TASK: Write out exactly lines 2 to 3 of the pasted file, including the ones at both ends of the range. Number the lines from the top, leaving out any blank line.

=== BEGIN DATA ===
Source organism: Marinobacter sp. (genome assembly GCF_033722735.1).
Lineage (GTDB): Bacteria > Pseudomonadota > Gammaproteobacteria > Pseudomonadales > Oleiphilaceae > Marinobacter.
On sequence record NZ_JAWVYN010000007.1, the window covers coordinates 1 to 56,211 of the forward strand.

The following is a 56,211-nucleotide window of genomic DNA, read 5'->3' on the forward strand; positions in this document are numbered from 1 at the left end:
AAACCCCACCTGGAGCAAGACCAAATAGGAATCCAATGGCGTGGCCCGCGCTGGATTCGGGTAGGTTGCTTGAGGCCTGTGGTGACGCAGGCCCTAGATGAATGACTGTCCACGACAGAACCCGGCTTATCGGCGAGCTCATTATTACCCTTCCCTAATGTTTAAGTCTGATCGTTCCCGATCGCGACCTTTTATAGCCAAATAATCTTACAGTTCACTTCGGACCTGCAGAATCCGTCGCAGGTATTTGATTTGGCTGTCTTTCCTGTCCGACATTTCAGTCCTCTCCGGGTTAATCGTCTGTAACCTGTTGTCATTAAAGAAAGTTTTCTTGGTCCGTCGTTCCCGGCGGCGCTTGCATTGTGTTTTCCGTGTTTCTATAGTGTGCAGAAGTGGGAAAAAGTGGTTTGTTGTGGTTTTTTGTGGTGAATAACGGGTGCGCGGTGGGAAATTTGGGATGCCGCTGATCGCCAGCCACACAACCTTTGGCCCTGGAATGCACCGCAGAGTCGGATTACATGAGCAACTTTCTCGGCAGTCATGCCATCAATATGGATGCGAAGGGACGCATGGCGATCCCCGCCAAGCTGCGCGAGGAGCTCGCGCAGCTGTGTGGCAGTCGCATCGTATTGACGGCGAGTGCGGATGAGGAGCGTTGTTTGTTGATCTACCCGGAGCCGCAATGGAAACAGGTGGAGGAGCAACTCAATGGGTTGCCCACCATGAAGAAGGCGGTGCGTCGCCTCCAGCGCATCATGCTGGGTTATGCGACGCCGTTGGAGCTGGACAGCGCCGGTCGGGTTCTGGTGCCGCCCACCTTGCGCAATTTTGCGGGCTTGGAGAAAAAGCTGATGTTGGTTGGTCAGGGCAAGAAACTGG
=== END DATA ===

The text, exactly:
Lineage (GTDB): Bacteria > Pseudomonadota > Gammaproteobacteria > Pseudomonadales > Oleiphilaceae > Marinobacter.
On sequence record NZ_JAWVYN010000007.1, the window covers coordinates 1 to 56,211 of the forward strand.